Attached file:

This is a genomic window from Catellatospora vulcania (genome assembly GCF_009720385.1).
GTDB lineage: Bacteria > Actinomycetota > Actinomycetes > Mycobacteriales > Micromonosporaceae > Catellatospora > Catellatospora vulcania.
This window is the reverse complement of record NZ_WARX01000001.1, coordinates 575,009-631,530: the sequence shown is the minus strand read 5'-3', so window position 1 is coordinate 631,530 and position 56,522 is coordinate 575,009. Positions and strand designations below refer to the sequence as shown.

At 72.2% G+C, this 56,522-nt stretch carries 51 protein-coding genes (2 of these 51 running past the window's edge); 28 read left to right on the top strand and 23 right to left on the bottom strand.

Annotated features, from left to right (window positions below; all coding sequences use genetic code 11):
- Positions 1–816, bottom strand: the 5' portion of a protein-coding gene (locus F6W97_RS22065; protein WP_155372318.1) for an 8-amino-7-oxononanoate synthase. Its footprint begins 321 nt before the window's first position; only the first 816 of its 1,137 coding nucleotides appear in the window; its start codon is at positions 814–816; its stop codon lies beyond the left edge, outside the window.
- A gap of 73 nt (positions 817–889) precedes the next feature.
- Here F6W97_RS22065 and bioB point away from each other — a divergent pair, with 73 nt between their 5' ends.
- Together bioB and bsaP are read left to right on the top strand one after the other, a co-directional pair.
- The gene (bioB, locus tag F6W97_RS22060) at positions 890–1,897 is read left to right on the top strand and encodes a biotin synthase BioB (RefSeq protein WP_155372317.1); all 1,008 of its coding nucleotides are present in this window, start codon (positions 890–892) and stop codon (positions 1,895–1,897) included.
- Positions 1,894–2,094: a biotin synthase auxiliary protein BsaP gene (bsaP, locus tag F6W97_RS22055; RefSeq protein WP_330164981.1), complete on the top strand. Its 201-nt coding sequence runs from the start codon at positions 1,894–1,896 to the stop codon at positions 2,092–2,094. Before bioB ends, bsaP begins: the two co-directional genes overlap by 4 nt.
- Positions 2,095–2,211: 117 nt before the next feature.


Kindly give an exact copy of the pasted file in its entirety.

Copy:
This is a genomic window from Catellatospora vulcania (genome assembly GCF_009720385.1).
GTDB lineage: Bacteria > Actinomycetota > Actinomycetes > Mycobacteriales > Micromonosporaceae > Catellatospora > Catellatospora vulcania.
This window is the reverse complement of record NZ_WARX01000001.1, coordinates 575,009-631,530: the sequence shown is the minus strand read 5'-3', so window position 1 is coordinate 631,530 and position 56,522 is coordinate 575,009. Positions and strand designations below refer to the sequence as shown.

At 72.2% G+C, this 56,522-nt stretch carries 51 protein-coding genes (2 of these 51 running past the window's edge); 28 read left to right on the top strand and 23 right to left on the bottom strand.

Annotated features, from left to right (window positions below; all coding sequences use genetic code 11):
- Positions 1–816, bottom strand: the 5' portion of a protein-coding gene (locus F6W97_RS22065; protein WP_155372318.1) for an 8-amino-7-oxononanoate synthase. Its footprint begins 321 nt before the window's first position; only the first 816 of its 1,137 coding nucleotides appear in the window; its start codon is at positions 814–816; its stop codon lies beyond the left edge, outside the window.
- A gap of 73 nt (positions 817–889) precedes the next feature.
- Here F6W97_RS22065 and bioB point away from each other — a divergent pair, with 73 nt between their 5' ends.
- Together bioB and bsaP are read left to right on the top strand one after the other, a co-directional pair.
- The gene (bioB, locus tag F6W97_RS22060) at positions 890–1,897 is read left to right on the top strand and encodes a biotin synthase BioB (RefSeq protein WP_155372317.1); all 1,008 of its coding nucleotides are present in this window, start codon (positions 890–892) and stop codon (positions 1,895–1,897) included.
- Positions 1,894–2,094: a biotin synthase auxiliary protein BsaP gene (bsaP, locus tag F6W97_RS22055; RefSeq protein WP_330164981.1), complete on the top strand. Its 201-nt coding sequence runs from the start codon at positions 1,894–1,896 to the stop codon at positions 2,092–2,094. Before bioB ends, bsaP begins: the two co-directional genes overlap by 4 nt.
- Positions 2,095–2,211: 117 nt before the next feature.